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Geoscientific Model Development An interactive open-access journal of the European Geosciences Union
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Volume 9, issue 1
Geosci. Model Dev., 9, 175-222, 2016
https://doi.org/10.5194/gmd-9-175-2016
© Author(s) 2016. This work is distributed under
the Creative Commons Attribution 3.0 License.
Geosci. Model Dev., 9, 175-222, 2016
https://doi.org/10.5194/gmd-9-175-2016
© Author(s) 2016. This work is distributed under
the Creative Commons Attribution 3.0 License.

Model experiment description paper 21 Jan 2016

Model experiment description paper | 21 Jan 2016

Modeling global water use for the 21st century: the Water Futures and Solutions (WFaS) initiative and its approaches

Y. Wada1,2,3, M. Flörke4, N. Hanasaki5, S. Eisner4, G. Fischer6, S. Tramberend6, Y. Satoh6, M. T. H. van Vliet6,7, P. Yillia6, C. Ringler8, P. Burek6, and D. Wiberg6 Y. Wada et al.
  • 1Department of Physical Geography, Utrecht University, Heidelberglaan 2, 3584 CS Utrecht, the Netherlands
  • 2NASA Goddard Institute for Space Studies, 2880 Broadway, New York, NY 10025, USA
  • 3Center for Climate Systems Research, Columbia University, 2880 Broadway, New York, NY 10025, USA
  • 4Center for Environmental Systems Research, University of Kassel, Kassel, Germany
  • 5National Institute for Environmental Studies, Tsukuba, Japan
  • 6International Institute for Applied Systems Analysis, Laxenburg, Austria
  • 7Earth System Science, Climate Change and Adaptive Land and Water Management, Wageningen University and Research Centre, Wageningen, the Netherlands
  • 8International Food Policy Research Institute, Washington, D.C., USA

Abstract. To sustain growing food demand and increasing standard of living, global water use increased by nearly 6 times during the last 100 years, and continues to grow. As water demands get closer and closer to the water availability in many regions, each drop of water becomes increasingly valuable and water must be managed more efficiently and intensively. However, soaring water use worsens water scarcity conditions already prevalent in semi-arid and arid regions, increasing uncertainty for sustainable food production and economic development. Planning for future development and investments requires that we prepare water projections for the future. However, estimations are complicated because the future of the world's waters will be influenced by a combination of environmental, social, economic, and political factors, and there is only limited knowledge and data available about freshwater resources and how they are being used. The Water Futures and Solutions (WFaS) initiative coordinates its work with other ongoing scenario efforts for the sake of establishing a consistent set of new global water scenarios based on the shared socio-economic pathways (SSPs) and the representative concentration pathways (RCPs). The WFaS "fast-track" assessment uses three global water models, namely H08, PCR-GLOBWB, and WaterGAP. This study assesses the state of the art for estimating and projecting water use regionally and globally in a consistent manner. It provides an overview of different approaches, the uncertainty, strengths and weaknesses of the various estimation methods, types of management and policy decisions for which the current estimation methods are useful. We also discuss additional information most needed to be able to improve water use estimates and be able to assess a greater range of management options across the water–energy–climate nexus.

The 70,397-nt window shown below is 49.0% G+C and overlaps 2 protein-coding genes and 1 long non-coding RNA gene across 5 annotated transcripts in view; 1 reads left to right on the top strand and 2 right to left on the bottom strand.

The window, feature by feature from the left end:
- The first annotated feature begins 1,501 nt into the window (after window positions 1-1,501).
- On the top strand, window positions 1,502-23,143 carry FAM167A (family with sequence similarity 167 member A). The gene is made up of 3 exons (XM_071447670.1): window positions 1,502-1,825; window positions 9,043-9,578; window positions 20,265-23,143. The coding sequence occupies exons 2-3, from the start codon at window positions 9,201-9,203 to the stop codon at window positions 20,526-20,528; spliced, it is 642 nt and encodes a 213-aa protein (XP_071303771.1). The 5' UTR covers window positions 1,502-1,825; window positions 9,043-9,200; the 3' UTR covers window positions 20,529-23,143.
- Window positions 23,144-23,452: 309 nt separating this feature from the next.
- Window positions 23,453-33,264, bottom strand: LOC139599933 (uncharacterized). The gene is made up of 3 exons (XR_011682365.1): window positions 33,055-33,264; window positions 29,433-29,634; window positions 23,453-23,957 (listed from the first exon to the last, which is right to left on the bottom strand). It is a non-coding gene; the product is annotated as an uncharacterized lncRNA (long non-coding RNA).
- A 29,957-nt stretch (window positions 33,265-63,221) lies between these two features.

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The Water Futures and Solutions (WFaS) initiative coordinates its work with other ongoing scenario efforts for the sake of establishing a consistent set of new global water scenarios based on the shared socio-economic pathways (SSPs) and the representative concentration pathways (RCPs). The WFaS "fast-track" assessment uses three global water models, H08, PCR-GLOBWB, and WaterGAP, to provide the first multi-model analysis of global water use for the 21st century based on the water scenarios.
The Water Futures and Solutions (WFaS) initiative coordinates its work with other ongoing...
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